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Body awareness, voluntary physiological regulation, and their modulation by contemplative training


Bornemann,  Boris
Department Social Neuroscience, MPI for Human Cognitive and Brain Sciences, Max Planck Society;

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Bornemann, B. (2017). Body awareness, voluntary physiological regulation, and their modulation by contemplative training. PhD Thesis, Humboldt University Berlin.

Cite as: https://hdl.handle.net/11858/00-001M-0000-002D-4BF4-7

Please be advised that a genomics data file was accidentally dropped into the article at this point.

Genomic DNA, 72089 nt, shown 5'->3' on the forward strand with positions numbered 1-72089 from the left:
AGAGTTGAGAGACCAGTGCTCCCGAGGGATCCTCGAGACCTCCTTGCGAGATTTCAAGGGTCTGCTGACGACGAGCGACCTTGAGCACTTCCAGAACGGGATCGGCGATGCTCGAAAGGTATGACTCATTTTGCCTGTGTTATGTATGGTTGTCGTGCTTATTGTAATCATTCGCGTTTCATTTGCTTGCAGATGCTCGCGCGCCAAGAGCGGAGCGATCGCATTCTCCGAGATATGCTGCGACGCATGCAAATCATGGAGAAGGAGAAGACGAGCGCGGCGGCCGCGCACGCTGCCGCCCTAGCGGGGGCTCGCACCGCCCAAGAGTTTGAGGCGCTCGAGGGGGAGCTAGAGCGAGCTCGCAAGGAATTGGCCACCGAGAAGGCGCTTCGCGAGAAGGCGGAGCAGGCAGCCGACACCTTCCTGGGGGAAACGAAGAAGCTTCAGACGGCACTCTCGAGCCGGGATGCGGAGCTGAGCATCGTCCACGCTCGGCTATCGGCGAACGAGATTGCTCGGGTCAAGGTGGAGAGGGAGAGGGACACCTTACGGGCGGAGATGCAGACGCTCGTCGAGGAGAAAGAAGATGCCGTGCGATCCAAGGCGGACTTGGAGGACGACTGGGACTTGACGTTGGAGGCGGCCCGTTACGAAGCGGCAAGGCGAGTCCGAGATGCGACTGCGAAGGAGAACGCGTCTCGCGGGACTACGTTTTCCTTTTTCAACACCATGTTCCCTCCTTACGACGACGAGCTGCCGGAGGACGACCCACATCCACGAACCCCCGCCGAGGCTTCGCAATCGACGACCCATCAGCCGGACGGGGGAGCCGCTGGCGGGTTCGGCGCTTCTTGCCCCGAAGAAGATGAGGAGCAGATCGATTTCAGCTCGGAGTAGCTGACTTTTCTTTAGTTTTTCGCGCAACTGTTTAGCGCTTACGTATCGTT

Abstract Relationships between mental and bodily processes are increasingly recognized in psychology, neuroscience, and medicine, and inform treatment strategies for mental and physical disorders. In this dissertation, I investigate interactions between mental and bodily processes, specifically by studying the influence of contemplative mental training (CMT) on interoception (inner body sensing) and physiological regulation. In a large-scale mental training study (n = 332, training durations 3-9 months), the ReSource Project, I find that CMT increases interoceptive accuracy in the training cohorts but not in a retest control cohort. These increases in interoceptive accuracy co-occur with and predict improvements in emotional awareness. In line with these objective data on interoception, participants self- report training-related benefits on multiple dimensions of body awareness. The strongest changes occur in the ability to sustain attention to body sensations and the use of this ability to identify and regulate emotions. I also introduce a novel biofeedback task that measures the ability to voluntarily upregulate high frequency heart rate variability (HF-HRV), indicative of voluntary parasympathetic control. Cross-sectional data of the ReSource Project show that individual differences in voluntary parasympathetic control are related to polymorphisms of the oxytocin receptor gene rs53576 and correlated to individual differences in altruistically motivated behavior. Furthermore, CMT improves various aspects of voluntary HF-HRV regulation, with modulation of these improvements by rs53576 genotype. An additional investigation in cross-sectional data shows that subjective retrospective reports of an emotionally arousing experience partially mirror the objectively measured bodily arousal during the actual experience. Individual differences in this mind-body coherence are related to individual differences in interoceptive accuracy. Together, these studies highlight the tight interplay between physiological and mental processes. They show how familiarity with mind-body processes, acquired through CMT, improves inner body sensing and voluntary physiological regulation. This synopsis summarizes and discusses the empirical works in context, including their scientific, philosophical, and societal implications.